This year the pavilion was officially opened in a ceremony attended by former Connecticut Senator and current Motion Picture Association of America (MPAA) chairman Christopher Dodd. Against the backdrop of the Mediterranean, he declared the venue open for business. And business does take place at the pavilion. While the aim may be to interact with the international community, walking through the pavilion on any given day it seems to be mostly Americans doing business with Americans.
AmPav also presents a wide array of panels, where various professionals discuss a series of topics. One of the more interesting panels was "Industry in Focus: Women in Film." Normally you hear the same stories again and again at these kind of film panels, but this was different. Panelists included Rosie Wong, head of the Sundance Film Festival industry office, Anne Hubbell and Amy Hobby, co-founders of Tangerine Entertainment, Kate Gerova, creative director of Birds Eye View, and moderated by Jacqueline Lyanga, director of AFI Fest.
Rather than complain about what's wrong with the industry vis a vis women, these industry pioneers spoke of inspiration (Amy Hobby reached back to Mary Pickford, the first female artist/producer, for inspiration) and positive new initiatives that go beyond empowerment. For instance, Tangerine Entertainment actively seeks out women directors and projects and makes them happen financially. And the talk demanded equal footing in all areas; myths about women and budgets were debunked: Anne Hubbell noted research that found no difference between women and men in the success or failure rate of filmmaking with equal budgets.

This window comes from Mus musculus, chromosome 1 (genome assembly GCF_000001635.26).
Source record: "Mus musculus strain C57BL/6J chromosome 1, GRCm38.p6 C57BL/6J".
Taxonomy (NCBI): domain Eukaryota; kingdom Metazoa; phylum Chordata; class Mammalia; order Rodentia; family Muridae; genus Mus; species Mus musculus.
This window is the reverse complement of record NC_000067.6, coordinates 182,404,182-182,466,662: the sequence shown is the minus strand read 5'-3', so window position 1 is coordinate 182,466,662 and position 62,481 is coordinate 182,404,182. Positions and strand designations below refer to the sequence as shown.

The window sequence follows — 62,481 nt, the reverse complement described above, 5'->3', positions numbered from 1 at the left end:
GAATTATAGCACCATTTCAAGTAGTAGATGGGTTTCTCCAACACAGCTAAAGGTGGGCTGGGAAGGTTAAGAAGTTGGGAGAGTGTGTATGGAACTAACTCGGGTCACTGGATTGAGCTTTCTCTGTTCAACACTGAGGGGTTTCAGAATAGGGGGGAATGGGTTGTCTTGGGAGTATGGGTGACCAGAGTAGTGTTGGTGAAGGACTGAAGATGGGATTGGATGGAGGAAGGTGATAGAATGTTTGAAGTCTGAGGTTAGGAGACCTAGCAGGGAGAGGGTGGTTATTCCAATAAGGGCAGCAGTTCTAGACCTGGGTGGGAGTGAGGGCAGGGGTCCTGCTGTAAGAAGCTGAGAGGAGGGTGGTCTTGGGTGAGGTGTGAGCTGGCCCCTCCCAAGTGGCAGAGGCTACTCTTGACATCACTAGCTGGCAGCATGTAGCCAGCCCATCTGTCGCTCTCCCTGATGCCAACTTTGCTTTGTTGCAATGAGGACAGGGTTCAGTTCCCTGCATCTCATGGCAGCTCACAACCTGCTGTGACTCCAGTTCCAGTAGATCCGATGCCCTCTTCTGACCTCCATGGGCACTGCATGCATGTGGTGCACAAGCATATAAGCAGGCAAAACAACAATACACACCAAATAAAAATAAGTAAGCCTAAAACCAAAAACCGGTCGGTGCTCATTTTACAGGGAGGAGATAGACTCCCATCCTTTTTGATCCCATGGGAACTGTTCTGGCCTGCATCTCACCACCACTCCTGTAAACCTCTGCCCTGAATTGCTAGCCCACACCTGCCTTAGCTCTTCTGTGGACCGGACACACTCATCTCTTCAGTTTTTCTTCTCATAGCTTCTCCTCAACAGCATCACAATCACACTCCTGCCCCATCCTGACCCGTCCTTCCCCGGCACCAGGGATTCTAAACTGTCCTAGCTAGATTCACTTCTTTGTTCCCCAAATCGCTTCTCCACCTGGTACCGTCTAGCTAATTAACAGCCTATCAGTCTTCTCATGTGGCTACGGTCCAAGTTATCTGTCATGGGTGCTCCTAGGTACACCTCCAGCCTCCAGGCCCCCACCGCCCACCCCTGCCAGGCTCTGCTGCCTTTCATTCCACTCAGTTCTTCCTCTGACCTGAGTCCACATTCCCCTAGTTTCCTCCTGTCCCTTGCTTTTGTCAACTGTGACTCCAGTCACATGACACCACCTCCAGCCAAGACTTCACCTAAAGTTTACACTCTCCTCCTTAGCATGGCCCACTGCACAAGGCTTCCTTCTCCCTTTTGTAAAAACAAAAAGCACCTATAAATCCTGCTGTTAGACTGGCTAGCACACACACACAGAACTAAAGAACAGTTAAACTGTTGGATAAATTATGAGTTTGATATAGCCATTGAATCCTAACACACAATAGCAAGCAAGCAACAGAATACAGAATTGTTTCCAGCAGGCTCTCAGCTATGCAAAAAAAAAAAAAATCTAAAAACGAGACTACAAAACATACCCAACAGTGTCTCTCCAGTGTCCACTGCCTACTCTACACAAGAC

Roger Ebert was a longtime presence on the Croisette and on panels and talk at AmPav. His death earlier this year brought many tributes (the Hotel Splendid, where Ebert stayed for more than 30 years, honored him by naming his room the Roger Ebert Suite, with a plaque on the door - the only such plaque in the hotel). At the American Pavilion, Ebert was honored with an all-festival tribute. On Thursday, May 23, many people who knew Roger, or worked with him, or just loved his criticism, showed up at the pavilion for a photo call - a thumbs up in memoriam. A perfect way to pay homage.
Although the main competition at Cannes features only one film by a woman director, the section Un Certain Regard is loaded with them, so their presence is being felt.
Valeria Bruni Tedeschi (yes, she is the sister of Carla Bruni, former First Lady of France) has moved easily between Italian and French films as an actress and in her competition film A Castle in Italy, she moves between the two locations in a story of lives ending and new beginnings. Bruni Tedeschi directs but also plays Louise, whose wealthy family is coping with changing times. She meets Nathan (played by Louis Garrel, her real-life partner) and together they struggle with the demands of a contemporary relationship. While Louise and her mother attempt to divest themselves of the family chateau, they also have to deal with doctors as their HIV positive son and brother, Ludovic, fights for his life. The film attempts to portray the end of one era and the beginning of a new one, in terms of family dynamics.
Read more: Women Directors at Cannes Shine...